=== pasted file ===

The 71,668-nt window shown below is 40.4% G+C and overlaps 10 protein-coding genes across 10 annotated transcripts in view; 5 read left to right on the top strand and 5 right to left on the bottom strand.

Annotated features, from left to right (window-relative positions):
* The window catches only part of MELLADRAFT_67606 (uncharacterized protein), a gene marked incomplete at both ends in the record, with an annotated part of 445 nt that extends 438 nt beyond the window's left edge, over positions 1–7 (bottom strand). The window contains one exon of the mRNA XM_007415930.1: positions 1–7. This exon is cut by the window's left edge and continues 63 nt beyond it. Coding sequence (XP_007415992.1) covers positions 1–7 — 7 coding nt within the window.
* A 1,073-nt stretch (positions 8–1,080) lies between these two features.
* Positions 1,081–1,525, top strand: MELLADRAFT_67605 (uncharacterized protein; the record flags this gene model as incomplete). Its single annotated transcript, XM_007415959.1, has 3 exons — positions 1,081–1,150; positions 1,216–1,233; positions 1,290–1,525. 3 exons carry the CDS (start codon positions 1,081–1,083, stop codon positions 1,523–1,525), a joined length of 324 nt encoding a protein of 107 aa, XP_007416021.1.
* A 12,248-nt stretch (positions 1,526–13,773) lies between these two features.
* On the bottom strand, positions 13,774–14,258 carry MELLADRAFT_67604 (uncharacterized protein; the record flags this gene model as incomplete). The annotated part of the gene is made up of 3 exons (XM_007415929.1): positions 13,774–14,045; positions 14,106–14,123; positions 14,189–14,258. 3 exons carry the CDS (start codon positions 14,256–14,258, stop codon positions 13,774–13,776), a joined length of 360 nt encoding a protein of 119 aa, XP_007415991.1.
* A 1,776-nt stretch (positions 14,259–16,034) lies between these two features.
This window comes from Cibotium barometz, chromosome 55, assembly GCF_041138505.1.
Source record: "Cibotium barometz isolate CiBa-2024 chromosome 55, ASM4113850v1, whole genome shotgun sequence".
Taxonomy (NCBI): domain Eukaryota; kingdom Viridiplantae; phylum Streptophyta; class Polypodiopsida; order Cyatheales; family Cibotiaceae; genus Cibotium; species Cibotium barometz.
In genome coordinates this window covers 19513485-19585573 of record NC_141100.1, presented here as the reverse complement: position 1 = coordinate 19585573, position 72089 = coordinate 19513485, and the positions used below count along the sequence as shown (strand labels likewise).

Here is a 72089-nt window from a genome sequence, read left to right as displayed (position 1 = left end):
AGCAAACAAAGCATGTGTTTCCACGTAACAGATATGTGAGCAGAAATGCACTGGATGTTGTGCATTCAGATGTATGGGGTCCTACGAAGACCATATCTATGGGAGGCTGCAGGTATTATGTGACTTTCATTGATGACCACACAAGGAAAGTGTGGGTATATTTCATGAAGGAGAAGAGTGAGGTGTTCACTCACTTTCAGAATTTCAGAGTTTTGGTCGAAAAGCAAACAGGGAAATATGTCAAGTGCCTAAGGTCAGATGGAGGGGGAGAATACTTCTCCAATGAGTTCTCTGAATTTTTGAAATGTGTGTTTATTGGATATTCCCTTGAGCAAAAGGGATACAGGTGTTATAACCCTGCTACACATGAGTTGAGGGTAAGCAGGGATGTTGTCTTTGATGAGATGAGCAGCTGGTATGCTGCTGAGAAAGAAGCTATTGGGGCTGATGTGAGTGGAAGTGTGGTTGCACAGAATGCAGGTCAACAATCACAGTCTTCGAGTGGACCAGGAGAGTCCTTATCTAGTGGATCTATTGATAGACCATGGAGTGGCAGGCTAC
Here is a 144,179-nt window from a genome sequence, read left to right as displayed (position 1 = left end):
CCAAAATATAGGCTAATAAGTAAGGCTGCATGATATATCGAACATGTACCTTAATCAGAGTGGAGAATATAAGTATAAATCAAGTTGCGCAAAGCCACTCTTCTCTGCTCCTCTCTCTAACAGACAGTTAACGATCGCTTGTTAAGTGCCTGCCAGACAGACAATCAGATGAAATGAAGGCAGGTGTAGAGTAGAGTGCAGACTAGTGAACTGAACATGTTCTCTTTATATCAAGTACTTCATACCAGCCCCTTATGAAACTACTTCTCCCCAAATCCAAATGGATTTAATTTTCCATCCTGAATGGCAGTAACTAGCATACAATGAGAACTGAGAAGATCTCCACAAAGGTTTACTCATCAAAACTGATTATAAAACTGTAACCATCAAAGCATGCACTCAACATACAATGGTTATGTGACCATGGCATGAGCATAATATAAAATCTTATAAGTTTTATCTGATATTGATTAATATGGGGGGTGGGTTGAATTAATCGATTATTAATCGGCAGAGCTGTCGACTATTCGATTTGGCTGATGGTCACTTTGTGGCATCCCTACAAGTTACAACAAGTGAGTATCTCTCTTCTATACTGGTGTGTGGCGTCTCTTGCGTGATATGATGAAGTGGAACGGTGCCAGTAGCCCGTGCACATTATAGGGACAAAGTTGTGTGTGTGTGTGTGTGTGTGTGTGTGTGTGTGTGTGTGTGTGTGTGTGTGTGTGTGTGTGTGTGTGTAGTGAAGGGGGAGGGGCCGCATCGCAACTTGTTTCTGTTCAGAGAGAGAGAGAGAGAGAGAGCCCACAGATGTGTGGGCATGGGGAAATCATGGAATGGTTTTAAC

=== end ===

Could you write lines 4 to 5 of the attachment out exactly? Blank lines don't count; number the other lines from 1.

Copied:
* A 1,073-nt stretch (positions 8–1,080) lies between these two features.
* Positions 1,081–1,525, top strand: MELLADRAFT_67605 (uncharacterized protein; the record flags this gene model as incomplete). Its single annotated transcript, XM_007415959.1, has 3 exons — positions 1,081–1,150; positions 1,216–1,233; positions 1,290–1,525. 3 exons carry the CDS (start codon positions 1,081–1,083, stop codon positions 1,523–1,525), a joined length of 324 nt encoding a protein of 107 aa, XP_007416021.1.